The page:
Boom towns grew up along the trails to provide cowboys with a bath, a haircut, new clothes, whiskey, some gambling and the loving affection of women. When a drive was near, the cowhands took turns coming to town. Most towns were seasonal with false fronts hiding tents and shacks. Saloons outnumbered other establishments, two to one. By the late 1870's, bowling alleys, arcades and roller rinks sprung up to offer additional entertainment to the cowhands. Some towns began to advertise to bring herds their way and put on bullfights and Wild West shows to attract business. Area farmers despised the "summer people" - the cowhands, buyers and hanger-ons. Some boomtowns grew, developing a steady trade with permanent townspeople who soon wanted to control the trail hands. If they made their laws too strict, a new marketplace sprung up not too far away. It usually took about ten yards for a boomtown to become a permanent settlement. All worked well until the blizzards of 1886 when most of the cattle died. The investors never recovered from the loss of capital and the great cattle ranches soon lost the battle over water rights and land fencing and succumbed to the sheep, the homesteaders and townspeople.
By the late 1880's, this era was coming to an end. About this same time, the newspapers began to glamorize the Ol' West. Some cowboys reveled in the image and even constructed phony violence for the benefit of gullible Easterners, staging fake gunfights as the trains pulled up, hanging dummies from telegraph poles or dragging them across the plains as trains passed by. Dime novels were written to glorify the Ol' West. Melodramas were written and performed in the East, enchanting us more with the Ol' West.
This rich and colorful American heritage of the Wild West has captured the interest of people from every nook and cranny of the world. Due to this growin' popularity of the Ol' West, Frontier Town Wild West Show was born in 1959. As the Show thrived and expanded during the early years of the 1960's, a mighty need arose to provide housin' for the more than seventy ranchhands, rodeo cowboys, Native American Indians, Can Can Dancers and actors who created the Wild West Show. So in 1963, they tamed the land and set up camp in the beautiful acreage on the Sinepuxent Bay. And, lo and behold, it became a small campground for our hard workin' employees boastin' 65 campsites. Yet, it wasn't 'til six years later that our campground finally swung open its doors for business in 1969.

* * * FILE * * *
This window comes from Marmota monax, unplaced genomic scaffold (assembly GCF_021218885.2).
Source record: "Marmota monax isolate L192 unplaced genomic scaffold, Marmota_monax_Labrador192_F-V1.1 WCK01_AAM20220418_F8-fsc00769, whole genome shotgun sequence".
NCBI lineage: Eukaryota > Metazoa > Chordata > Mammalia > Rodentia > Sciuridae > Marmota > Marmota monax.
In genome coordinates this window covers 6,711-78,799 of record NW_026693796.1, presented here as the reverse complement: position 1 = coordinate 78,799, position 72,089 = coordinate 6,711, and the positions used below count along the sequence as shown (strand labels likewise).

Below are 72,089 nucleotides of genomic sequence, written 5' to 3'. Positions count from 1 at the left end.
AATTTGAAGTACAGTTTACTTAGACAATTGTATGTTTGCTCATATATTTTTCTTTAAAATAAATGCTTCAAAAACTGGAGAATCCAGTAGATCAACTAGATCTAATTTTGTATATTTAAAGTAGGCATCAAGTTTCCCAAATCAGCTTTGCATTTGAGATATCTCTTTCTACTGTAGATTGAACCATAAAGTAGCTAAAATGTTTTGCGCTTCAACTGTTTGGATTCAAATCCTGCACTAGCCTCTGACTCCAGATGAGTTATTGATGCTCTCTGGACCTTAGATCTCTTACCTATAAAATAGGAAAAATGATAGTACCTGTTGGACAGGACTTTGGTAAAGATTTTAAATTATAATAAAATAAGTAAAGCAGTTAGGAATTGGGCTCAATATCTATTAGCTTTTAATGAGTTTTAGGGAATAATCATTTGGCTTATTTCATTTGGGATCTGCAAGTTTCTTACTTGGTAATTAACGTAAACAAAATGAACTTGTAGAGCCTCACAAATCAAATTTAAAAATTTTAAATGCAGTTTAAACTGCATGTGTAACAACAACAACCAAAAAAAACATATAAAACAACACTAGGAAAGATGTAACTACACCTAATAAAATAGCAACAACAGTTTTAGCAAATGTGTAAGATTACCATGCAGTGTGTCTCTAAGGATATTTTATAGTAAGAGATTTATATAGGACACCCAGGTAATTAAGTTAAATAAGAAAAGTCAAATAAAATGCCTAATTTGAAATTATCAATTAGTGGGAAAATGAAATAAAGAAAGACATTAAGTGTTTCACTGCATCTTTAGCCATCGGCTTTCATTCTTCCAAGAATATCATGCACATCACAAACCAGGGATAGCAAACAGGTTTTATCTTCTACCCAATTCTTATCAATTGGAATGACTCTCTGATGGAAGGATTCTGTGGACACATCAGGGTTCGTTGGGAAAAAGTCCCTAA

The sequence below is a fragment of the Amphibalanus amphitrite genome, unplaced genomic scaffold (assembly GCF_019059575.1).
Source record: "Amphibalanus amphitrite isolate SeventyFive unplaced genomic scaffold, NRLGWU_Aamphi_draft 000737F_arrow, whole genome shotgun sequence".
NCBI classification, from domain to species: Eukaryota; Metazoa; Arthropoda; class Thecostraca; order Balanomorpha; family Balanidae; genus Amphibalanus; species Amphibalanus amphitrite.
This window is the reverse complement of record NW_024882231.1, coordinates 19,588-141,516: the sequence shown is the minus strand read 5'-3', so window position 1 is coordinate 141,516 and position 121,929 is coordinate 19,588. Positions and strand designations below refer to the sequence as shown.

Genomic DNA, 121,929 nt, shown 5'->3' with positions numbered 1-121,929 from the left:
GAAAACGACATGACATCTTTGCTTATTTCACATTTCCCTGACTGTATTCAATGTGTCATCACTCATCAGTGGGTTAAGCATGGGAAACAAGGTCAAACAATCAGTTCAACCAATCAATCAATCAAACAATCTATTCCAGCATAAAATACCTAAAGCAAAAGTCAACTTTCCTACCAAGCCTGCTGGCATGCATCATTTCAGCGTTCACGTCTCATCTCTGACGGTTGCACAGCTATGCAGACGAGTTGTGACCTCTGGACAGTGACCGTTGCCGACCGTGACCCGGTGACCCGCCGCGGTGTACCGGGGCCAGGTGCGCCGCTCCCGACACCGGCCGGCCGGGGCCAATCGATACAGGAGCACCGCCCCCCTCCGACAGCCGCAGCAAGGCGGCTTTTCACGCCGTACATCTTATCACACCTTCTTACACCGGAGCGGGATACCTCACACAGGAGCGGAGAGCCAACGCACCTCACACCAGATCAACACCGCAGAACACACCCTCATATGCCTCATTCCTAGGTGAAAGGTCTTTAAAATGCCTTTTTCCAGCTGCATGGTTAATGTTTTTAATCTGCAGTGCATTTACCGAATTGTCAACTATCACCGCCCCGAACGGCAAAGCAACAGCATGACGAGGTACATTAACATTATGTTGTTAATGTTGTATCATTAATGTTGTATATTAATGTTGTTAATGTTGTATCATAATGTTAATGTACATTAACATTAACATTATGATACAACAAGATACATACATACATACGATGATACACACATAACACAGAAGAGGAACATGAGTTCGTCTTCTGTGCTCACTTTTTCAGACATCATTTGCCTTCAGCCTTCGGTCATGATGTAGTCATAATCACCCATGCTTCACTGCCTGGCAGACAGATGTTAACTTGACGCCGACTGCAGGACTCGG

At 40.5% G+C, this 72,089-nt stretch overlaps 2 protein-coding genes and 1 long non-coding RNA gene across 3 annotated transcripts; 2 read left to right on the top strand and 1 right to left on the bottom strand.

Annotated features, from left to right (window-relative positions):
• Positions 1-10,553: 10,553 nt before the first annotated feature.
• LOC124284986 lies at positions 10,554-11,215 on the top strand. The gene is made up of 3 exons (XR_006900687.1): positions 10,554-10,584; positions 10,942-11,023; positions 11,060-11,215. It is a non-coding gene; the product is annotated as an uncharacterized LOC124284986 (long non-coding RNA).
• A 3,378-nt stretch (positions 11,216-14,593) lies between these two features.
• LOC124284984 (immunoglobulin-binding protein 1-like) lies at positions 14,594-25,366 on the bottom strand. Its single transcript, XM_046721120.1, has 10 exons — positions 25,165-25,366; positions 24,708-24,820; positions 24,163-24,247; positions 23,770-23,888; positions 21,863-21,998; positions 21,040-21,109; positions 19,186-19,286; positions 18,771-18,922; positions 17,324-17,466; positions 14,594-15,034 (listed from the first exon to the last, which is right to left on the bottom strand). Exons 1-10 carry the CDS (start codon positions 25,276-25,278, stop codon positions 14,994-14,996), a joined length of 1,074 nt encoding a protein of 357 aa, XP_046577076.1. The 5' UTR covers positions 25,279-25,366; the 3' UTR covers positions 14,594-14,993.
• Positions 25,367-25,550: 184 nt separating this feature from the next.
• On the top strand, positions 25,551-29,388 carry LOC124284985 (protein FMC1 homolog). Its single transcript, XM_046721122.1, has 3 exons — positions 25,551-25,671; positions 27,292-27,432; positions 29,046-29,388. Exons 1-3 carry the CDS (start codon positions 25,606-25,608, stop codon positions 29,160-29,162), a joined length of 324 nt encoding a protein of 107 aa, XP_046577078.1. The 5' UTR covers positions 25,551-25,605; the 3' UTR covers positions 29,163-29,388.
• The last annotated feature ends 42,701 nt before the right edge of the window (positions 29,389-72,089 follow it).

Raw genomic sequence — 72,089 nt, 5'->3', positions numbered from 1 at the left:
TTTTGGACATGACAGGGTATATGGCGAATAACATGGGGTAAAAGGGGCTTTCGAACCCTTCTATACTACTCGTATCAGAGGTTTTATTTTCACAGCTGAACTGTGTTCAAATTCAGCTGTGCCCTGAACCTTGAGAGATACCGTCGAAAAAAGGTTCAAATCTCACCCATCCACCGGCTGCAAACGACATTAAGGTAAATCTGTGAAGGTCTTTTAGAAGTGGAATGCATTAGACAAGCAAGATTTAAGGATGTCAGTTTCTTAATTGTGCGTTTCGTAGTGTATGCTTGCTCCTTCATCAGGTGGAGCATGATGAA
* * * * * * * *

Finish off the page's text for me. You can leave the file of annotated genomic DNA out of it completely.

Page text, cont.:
Frontier Town Campground has grown in numerous ways over the years. Durin' the 1970's, our first modern bath house was built. The 1980's brought us them highfalutin' computers, a new Front Desk, Camp Store, Laundromat and two more bath houses. The 1990's began with the construction of The Crystal Pistol Restaurant and a major revampin' of Cowboy Miniature Golf. In 1992, much of our campground was destroyed by a nasty Nor'easter. However we sprang up again! This time, we grew bigger and less vulnerable to the ravages of such calamities. With all this major reconstruction after the storm, we added a new marina, crabbin' and fishin' pier and cable TV. Also, our Front Desk was enlarged and renovated. In 1995, Trailer Life Magazine voted us one of the top six family campgrounds in the United States. In 1999, we introduced y'all to the newest addition to our family, our cousin campground, Fort Whaley Campground, located jus' 10 minutes West on Rt. 50 and Dale Road in Whaleyville, Maryland. That same year, we was a-sportin' a brand new activity pavilion, The Land & Sea Visitors Center as well as an enlarged Water Park featurin' a shallow swimmin' hole, fun fountains and mini-slides fer them youngins. In 2000, we started the millenium with a larger Front Desk, the Beach Moose Ice Cream Parlor and our Jaws Exhibit. In 2001, we have finished the construction of our Front Desk building, landscaped the front entrance with cactus and yucca plants for a more Southwestern look as well as adding a new Lazy River Ride which will encompass our entire Water Park. From our very humble beginnings of them there 65 original campsites in 1963, we now have more than 500 campsites.
We bid y'all welcome and thank y'all for growin' up with us, for sharin' yer vacations, yer memories and good times here at Frontier Town.